In a crowded New York club, I hold onto my $10 highball as the bass reverberates in my skull. The young man facing me leans in and begins. "Have you ever felt, like, completely comfortable with someone, and you just know that you can be totally yourself and never have to worry and... " He stops mid-sentence and smiles wryly. "God, do you realize how cute you are?" Standing on its own legs, this sort of pickup line is wobbly at best. Screamed in my ear at a club, it seems to ring false. But what is truly worrisome is that these are scripted lines, conceived and taught by professionals who coach boys and men on foolproof ways to pick up women.
I know this because two of the four people whose couch I am currently sleeping on in the Big Apple work for a multinational company that offers group lectures and a seduction "boot camp" on the art of hooking up.
Tonight we're out on the town with a student of theirs. The line he's feeding me sounds depressingly rehearsed, even if I hadn't read it verbatim (no joke) in the company's manual earlier that day. It's one of hundreds, each line supposedly geared to the specifics of the environment and the object of desire.
Students learn by instruction and practice how to approach and "hook" women in a variety of settings. Kiss goodbye the idea that social graces and wooing are inate and individual.
Some people staunchly believe that artists are born and cannot be taught. To them, so-called "art institutions" are for hacks and posers. The same could be said of pickup instruction manuals and those who teach and learn from them: they're phonies, imposters or, worse, predators.
But in this age of self-improvement, when the American mantra dictates that the way to solve a problem is just to throw money at it, why not?
As in any structured learning program, there's a certain vocabulary. "Opening a set," which sounds like something to do with tennis, translates into "approaching a woman with the intent of picking up." A "plotline" is a narrative (a blend of truth and fiction) woven over the course of the evening to entice the woman.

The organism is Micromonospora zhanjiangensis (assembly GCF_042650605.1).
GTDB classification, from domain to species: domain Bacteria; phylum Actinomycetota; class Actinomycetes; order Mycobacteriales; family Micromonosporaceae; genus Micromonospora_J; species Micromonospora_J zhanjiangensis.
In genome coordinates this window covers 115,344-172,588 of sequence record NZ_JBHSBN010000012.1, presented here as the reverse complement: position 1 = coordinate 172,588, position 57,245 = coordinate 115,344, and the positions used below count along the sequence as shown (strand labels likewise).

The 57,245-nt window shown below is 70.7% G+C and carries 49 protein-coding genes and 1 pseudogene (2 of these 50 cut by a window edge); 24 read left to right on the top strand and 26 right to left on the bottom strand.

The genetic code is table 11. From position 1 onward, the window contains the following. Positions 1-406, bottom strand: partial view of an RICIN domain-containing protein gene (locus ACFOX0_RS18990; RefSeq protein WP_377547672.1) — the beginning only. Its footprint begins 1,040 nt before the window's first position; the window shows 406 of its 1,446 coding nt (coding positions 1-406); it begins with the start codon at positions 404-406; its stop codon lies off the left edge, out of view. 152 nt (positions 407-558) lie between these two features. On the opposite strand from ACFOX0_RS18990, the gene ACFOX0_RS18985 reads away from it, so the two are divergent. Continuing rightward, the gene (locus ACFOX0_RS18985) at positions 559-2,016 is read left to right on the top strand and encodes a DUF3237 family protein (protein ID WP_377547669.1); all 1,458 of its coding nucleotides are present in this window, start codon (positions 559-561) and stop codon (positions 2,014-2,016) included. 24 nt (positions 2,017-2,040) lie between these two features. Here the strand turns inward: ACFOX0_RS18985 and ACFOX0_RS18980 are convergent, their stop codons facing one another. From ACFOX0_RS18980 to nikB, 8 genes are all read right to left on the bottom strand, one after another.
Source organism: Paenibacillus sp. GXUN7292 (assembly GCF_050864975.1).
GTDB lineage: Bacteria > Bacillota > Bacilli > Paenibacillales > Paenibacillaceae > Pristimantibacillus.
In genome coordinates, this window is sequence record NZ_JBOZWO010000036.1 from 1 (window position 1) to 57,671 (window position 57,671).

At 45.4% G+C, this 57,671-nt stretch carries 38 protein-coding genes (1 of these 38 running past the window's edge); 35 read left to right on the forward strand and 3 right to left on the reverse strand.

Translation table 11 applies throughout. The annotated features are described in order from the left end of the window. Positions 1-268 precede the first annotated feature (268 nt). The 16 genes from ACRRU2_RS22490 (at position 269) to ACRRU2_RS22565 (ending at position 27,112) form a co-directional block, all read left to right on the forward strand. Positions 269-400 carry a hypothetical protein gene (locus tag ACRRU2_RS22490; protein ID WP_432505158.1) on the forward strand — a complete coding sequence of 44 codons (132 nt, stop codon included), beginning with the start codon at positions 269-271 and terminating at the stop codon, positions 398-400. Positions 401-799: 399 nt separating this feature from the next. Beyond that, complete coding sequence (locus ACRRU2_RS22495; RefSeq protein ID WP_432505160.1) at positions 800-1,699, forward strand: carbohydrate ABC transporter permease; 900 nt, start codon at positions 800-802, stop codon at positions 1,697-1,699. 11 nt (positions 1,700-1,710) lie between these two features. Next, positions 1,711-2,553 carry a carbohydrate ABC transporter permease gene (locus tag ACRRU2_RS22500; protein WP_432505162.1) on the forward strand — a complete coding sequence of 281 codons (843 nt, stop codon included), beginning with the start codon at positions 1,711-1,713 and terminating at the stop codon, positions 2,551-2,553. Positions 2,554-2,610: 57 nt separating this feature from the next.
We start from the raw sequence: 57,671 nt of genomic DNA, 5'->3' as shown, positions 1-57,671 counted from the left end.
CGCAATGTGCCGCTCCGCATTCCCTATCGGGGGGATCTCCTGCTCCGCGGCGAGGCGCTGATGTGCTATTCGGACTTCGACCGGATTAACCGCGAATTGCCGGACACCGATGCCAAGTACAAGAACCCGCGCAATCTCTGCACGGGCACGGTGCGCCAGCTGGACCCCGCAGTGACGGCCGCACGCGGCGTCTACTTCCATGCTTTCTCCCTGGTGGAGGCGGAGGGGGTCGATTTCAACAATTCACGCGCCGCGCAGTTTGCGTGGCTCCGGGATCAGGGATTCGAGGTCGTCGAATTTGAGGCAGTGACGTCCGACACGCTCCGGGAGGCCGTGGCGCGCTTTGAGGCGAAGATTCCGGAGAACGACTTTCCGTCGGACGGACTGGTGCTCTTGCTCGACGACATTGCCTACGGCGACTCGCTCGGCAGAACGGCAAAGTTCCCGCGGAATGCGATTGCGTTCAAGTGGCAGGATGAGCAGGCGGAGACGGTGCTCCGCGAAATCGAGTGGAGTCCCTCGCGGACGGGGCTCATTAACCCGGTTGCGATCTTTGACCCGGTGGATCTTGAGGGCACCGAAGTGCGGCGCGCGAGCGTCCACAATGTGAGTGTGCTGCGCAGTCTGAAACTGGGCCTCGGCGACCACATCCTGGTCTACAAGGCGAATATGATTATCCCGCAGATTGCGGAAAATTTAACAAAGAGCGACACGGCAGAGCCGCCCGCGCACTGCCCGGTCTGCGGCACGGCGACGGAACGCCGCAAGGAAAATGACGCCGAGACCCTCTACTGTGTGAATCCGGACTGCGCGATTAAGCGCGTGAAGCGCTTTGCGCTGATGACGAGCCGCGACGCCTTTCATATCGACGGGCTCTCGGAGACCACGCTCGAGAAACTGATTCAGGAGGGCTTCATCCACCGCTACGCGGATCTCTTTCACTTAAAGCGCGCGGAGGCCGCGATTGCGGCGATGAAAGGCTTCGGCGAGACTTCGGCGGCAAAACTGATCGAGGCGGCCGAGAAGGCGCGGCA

Like most women, I was at once amused, disgusted, intrigued and disheartened by my hosts' jobs.
Even in the booze-saturated, carnivalesque setting of a nightclub, we need to hold onto the hope that when someone engages us it has something to do with us personally, and that their words are spontaneous and their own. We foolishly assume that our rapport is based on some genuine dynamic, some sincere attraction.
Discovering that the endearing smile and apparent interest are all part of a formula, a plan hatched long ago by some mastermind or clinical expert, transforms the dance from spontaneous movement into a plot.
My disappointment is, of course, the romantic's reaction. A pragmatist would be undaunted by the realization that many good things are learned through diligent study.
Some might say that at the end of the day, all of this is still about finding love and connection. But not necessarily in the way you'd think.
Most of the bonding and connecting that occurs with the help of these programs is actually between the men. Guys seem to be able to connect more honestly over an activity. How many movie scenes show two male friends discussing their personal pains and relationship troubles over a game of squash or a "business" lunch?
Studying the art of picking up, men learn to be better men, help out a brother, sit in an ego-massage circle, admit their weaknesses and encourage their strengths.
My friend says it takes a lot of courage to sign up for the seminars, because you're admitting that you need help. Bedding a lady or landing a girlfriend may be just a pleasant side effect of the male closeness that transpires. But men can't admit needing that. It's easier to affirm you just want to get laid.
Whether the love is for the brothers or the ladies, making a connection is just a course-book away.